Russia

The Russian government has been aggressively reaching out to top Wall Street investment banks and PE firms in order to attract foreign capital to local companies. The country is said to be mulling over setting up a fund to co-invest with leading international PE firms. It is believed that Apollo Management, Blackstone & Carlyle companies have already made proposals to join the project.

In addition to the above there are other emerging economies in South-East Asia & Africa that are being closely watched by LPs.  Two which particularly stand out are:

Indonesia

Consider the following

  • Indonesia is expected to grow at 6-7 per cent annually over the next few years.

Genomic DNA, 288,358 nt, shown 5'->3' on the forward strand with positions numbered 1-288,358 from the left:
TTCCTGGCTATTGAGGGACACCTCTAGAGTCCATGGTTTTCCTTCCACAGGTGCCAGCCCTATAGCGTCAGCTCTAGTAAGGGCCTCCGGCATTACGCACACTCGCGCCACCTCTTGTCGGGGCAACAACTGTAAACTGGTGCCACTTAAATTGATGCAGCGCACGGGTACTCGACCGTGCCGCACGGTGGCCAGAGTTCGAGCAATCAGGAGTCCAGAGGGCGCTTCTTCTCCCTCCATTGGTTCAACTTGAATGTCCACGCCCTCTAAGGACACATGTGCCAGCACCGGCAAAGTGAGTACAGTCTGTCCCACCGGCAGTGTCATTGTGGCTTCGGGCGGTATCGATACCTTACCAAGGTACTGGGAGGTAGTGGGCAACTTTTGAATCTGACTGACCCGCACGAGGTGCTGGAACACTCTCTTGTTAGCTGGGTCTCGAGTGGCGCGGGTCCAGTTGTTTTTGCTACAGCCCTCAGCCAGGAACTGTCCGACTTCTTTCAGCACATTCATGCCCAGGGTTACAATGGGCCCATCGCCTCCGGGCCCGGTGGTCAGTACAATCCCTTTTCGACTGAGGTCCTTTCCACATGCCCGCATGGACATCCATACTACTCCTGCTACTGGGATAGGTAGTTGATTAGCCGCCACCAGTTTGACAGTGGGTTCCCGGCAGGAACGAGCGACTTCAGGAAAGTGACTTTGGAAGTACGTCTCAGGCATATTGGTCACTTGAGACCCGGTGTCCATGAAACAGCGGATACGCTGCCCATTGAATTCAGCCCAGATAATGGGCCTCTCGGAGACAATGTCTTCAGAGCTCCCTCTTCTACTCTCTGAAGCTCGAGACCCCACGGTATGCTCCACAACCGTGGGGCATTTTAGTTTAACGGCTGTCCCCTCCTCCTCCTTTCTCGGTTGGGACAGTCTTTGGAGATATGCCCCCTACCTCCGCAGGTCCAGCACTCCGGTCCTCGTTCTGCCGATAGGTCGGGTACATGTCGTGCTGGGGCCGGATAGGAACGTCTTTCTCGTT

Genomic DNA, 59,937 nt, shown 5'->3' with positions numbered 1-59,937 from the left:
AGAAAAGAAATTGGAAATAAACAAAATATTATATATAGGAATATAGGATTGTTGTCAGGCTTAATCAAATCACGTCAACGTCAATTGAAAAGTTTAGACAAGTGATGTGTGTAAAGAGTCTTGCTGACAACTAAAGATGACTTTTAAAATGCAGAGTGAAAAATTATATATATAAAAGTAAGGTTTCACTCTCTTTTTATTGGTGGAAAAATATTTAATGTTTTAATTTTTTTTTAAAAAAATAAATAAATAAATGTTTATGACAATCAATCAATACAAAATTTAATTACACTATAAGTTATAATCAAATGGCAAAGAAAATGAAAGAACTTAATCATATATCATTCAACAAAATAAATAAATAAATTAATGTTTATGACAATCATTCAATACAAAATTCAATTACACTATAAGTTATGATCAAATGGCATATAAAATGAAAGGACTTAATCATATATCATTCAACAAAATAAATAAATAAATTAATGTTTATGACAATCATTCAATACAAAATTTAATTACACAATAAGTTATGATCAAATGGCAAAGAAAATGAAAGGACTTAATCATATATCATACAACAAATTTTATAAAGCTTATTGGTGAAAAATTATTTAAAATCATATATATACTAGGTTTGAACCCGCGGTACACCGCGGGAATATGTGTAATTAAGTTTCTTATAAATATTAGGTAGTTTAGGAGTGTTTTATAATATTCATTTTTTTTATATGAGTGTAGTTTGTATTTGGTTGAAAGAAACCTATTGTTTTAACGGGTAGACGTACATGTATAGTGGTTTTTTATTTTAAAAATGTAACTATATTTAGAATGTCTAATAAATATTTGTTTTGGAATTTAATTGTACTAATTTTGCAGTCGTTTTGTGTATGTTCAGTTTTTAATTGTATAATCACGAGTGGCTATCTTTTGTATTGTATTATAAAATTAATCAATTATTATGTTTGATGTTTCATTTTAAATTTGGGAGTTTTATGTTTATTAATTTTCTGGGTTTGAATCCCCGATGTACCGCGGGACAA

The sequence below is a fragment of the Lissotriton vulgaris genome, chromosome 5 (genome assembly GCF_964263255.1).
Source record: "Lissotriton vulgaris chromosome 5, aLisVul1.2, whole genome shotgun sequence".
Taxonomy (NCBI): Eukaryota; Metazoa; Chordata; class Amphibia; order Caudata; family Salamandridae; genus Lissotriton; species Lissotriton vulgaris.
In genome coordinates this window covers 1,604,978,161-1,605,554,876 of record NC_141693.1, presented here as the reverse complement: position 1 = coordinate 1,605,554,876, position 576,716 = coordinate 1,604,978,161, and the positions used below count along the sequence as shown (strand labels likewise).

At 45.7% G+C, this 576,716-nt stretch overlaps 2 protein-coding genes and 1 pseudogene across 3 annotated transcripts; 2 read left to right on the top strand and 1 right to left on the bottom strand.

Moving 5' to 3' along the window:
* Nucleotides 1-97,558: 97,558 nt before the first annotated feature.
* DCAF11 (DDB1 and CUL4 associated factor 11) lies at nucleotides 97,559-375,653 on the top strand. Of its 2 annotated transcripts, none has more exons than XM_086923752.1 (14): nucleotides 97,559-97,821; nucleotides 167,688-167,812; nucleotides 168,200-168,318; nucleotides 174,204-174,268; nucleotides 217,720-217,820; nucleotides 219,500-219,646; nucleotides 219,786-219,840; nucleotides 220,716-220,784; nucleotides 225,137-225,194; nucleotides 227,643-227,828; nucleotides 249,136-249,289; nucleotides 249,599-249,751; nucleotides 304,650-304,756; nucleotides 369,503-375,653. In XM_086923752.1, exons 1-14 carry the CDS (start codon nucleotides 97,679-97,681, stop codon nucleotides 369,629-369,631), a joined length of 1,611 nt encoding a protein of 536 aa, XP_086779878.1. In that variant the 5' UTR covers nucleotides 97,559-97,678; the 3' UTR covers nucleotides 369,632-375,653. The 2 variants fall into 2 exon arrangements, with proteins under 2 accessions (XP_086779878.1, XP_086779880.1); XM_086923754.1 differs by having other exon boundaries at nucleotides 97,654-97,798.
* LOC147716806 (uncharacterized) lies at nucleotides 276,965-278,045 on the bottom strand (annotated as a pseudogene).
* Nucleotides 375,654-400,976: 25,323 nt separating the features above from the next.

• The consumer demand has been steadily rising over the last few years.
  • Both India & China rely heavily on Indonesia coal.
  • Deals worth US$ 15 billion are expected to be signed between India & Indonesia over these few weeks.
  • Moody’s upgraded the country’s sovereign credit rating by one notch to Ba1, just one step away from investment grade.

It is no wonder then that private equity firms are flocking to Indonesia like never before. The Center for Asia Private Equity Research forecast that PE investments could increase fivefold to as much as US$ 3 billion this year, from US$ 570 million in 2009. While US buyout firm TPG Capital has gone in with a local partner, buyout firms including Carlyle Group and the UK’s CVC Capital Partners are expected to venture in soon.

However all is not hunky dory. Most Indonesian companies are family owned businesses whose promoters are very reluctant to dilute their equity. They rather take on private debt than go the PE route. Consequently the PE firms in Indonesia have to compete with alternative debt providers.

South Africa